Buzz, Plop, Boom, Hiccup … Smush?
Today’s topic: words that sound like stuff.
In my previous post, I mentioned how words are just random noises that don’t mean anything until we associate meaning with them. Now I’m going to talk about words that aren’t random noises.
Onomato … wha?
Onomatopoeia, pronounced like on-uh-mot-uh-pee-ah. It’s the word teachers keep in their arsenal during spelling bees for the kids they don’t like. But also, it’s when a word is created in association with the sound it’s describing.
Think of buzz and sizzle and plink. They’re real words, but they started with people imitating a sound.
Do you remember your kindergarten lessons?
What does a duck say? How’s a car go? How about the wipers on the bus?
That’s onomatopoeia. All those animal noises, even though some seem a bit off the mark (bow wow and oink-oink? Really?), are imitative.
And there are tons of examples beyond quack, vroom, and swish swish swish. We use a lot of them daily without knowing it, though vroom seems sadly absent from most of my conversations. Most are pretty self-explanatory: smack, plop, bang, clink, tinkle. The list goes on.
Interesting side note – even though animal noises are onomatopoeic, they’re not the same in all languages. For example, in America roosters say, “cock-a-doodle-doo” but the Germans say, “kikerikie” for the same animal.
Are these really imitative?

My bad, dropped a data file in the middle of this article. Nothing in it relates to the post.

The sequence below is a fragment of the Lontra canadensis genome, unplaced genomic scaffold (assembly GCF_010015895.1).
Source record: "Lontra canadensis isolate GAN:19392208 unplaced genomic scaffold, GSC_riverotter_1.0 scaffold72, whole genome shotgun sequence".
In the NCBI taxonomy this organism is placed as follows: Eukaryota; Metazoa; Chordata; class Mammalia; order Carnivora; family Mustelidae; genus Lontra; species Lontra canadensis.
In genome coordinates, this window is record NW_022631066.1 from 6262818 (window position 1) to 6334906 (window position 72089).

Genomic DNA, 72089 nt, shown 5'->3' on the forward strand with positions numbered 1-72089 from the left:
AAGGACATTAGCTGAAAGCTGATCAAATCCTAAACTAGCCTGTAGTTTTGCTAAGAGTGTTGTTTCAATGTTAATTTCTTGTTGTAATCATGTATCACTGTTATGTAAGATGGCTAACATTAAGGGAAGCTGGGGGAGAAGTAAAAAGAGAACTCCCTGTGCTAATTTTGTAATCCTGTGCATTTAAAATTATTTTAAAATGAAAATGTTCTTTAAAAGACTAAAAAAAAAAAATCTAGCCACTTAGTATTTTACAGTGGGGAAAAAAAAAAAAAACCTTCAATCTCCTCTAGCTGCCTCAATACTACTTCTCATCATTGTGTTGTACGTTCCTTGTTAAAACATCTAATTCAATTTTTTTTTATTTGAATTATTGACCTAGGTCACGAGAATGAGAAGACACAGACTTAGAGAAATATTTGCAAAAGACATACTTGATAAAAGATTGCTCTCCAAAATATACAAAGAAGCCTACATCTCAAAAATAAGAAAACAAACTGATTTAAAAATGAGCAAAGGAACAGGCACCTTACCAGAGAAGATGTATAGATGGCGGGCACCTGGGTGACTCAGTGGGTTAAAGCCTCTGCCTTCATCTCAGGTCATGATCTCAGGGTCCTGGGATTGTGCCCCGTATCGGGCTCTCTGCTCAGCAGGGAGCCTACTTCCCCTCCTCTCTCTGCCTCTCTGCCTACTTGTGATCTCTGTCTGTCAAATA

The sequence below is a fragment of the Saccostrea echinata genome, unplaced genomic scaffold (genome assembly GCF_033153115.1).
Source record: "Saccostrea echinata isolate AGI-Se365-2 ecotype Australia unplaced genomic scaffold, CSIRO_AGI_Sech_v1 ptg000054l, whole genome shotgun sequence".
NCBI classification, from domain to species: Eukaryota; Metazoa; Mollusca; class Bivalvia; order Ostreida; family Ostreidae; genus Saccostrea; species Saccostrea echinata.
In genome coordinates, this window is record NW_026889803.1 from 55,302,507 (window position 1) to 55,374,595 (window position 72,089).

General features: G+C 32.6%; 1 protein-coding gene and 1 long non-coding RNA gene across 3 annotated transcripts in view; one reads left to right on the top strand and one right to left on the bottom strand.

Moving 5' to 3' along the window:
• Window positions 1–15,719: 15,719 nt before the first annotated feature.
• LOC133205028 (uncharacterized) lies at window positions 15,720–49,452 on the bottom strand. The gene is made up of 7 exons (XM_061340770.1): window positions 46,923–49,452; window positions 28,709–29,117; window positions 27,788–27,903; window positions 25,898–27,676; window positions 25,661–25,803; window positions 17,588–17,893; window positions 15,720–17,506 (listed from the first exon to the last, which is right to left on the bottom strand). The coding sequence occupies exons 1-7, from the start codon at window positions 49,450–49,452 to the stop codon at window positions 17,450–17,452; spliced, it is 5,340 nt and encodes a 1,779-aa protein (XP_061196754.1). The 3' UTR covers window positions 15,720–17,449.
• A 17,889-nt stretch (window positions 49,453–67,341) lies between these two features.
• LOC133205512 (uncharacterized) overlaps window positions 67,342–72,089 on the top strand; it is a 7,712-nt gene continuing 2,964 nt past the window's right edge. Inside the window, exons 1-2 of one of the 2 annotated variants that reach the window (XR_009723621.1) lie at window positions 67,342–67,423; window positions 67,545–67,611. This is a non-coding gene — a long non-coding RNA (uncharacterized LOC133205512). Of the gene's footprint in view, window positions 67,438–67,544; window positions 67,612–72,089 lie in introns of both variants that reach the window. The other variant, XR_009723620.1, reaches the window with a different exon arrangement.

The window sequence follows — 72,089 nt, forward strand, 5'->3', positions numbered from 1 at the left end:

What about ones that aren’t quite so obvious? Let’s talk about whisper.
Wait … isn’t that one stretching it?
Not really. Especially when you take a look at where the word came from originally. According to a few sources for the etymology, Merriam-Webster included, whisper is of imitative origin, from Old English hwisperian. Which is from Old High German hwispalōn, which grew out of the Old Norse hvīsla. And, no coincidence, it’s related to the word whistle.
And what about more common ones? Smush for instance. Does it really embody the sound of something being smushed? (Or smooshed, if you prefer – either spelling is acceptable according to one of my favorite websites: Dictionary.com. Though neither Merriam-Webster nor my Oxford dictionary list it as an official word … yet.) This one seems to be a relative new-comer to our vocabulary, and according to Dictionary.com, it’s probably from people smushing the words smash and mush together. Both those words are considered onomatopoeic, so … there you have it.
And my personal favorite?
Susurrus – a whispering, murmuring or rustling, as of leaves. Not only is it imitative, but it also gets my award for being a great $10 word.
And just like all those $10 words that can add specificity to your writing, a well placed onomatopoeic word will add color and a liveliness that’s hard to get without it.
So what about you? What are your favorite imitative words?